That anonymous poem’s frankly spoken disappointment brings us to our main poem by Theognis. It seems to be in its elevated speech and formal mode of praise an opposite sort of poem. Clearly it begins on a different note, a note that is carried throughout much of the poem— all of it, in fact, save for the devastating last two lines. Here it is, in Andrew M. Miller’s translation:

[see lines 237-254]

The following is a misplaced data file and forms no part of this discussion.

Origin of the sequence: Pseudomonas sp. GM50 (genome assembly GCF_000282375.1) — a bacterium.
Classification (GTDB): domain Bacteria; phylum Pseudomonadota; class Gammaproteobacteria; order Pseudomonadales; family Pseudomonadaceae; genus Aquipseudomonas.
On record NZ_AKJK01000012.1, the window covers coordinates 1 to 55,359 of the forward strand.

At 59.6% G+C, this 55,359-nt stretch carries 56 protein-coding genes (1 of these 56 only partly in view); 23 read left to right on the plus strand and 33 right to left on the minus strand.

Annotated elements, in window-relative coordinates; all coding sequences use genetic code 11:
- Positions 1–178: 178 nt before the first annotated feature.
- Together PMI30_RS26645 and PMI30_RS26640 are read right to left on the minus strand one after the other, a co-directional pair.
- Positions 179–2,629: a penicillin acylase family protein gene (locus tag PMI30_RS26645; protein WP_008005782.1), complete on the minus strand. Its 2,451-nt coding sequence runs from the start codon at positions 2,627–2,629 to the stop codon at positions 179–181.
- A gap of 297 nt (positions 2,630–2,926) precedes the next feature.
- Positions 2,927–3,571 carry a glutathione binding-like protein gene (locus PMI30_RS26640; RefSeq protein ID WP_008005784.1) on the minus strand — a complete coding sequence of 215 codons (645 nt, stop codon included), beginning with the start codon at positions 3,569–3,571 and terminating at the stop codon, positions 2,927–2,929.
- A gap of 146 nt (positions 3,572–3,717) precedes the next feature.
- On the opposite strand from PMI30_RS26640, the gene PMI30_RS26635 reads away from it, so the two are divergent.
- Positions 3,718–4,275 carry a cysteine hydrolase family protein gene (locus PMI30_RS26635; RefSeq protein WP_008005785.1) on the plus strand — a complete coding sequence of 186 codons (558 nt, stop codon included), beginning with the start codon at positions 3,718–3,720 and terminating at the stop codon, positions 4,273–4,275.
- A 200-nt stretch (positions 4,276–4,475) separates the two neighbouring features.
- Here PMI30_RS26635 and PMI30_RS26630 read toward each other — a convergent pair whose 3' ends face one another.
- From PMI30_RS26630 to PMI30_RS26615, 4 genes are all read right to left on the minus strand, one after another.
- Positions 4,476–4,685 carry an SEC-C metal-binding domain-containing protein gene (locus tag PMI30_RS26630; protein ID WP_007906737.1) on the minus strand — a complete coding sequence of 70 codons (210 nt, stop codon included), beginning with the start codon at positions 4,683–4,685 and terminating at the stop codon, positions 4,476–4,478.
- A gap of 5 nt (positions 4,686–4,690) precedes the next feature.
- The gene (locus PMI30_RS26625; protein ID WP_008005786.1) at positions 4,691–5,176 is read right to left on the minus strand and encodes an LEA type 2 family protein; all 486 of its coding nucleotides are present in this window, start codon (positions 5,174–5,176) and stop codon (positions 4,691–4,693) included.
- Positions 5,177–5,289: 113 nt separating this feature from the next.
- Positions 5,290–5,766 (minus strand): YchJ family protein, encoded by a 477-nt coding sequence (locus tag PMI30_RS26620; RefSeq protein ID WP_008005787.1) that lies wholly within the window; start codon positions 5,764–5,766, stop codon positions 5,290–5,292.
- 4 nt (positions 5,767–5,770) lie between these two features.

This short, surprisingly accusatory poem is all about showing how much I’ve done for you and, more threateningly, what I could do for you, or will withhold doing for you. In Miller’s rendering, the opening words—“To you I have given”—distill the relational drama and drama of obligation that become painfully clear only in the poem’s conclusion. Much of the poem is a traditional poet’s boast of his ability to praise the recipient, and of the various advantages to that praise. Horace’s Ode 3.30 is perhaps the most famous classical example of this artistic vaunt, and it is worth remembering that Theognis precedes Horace by roughly half a millennium. To consider the opening metaphor a little further, Theognis’s poetic praises become wings for Cyrnus, the recipient, and the fortunate protégé’s flight soon equates with social access: Cyrnus’s person flies, as it were, to every dinner and prominent social event, even as his name circulates on other party-goers’ lips and in the songs accompanying the festivities, and all of this awareness derives from the speaker’s fashioning this young man with the wings of his poems’ praises. Now the poem raises the stakes: even when Cyrnus dies and descends to Hades, even there his fame will be undiminished, so efficacious is Theognis’s poetry as an ensurer of reputation against oblivion. (Think here of Shakespeare’s Sonnet 55.) Next the poem imagines for the recipient a kind of apotheosis, as the Underworld scene gives way to the image of Cyrnus again traversing all of Greece, this time carried by the Muses themselves. As symbols of Theognis’s own poetic inspiration, they resemble the wings given to Cyrnus earlier in the poem, a means of poetic transport. The speaker offers the promise of his memory enduring as long as the world itself endures, “so long as earth and sun exist.”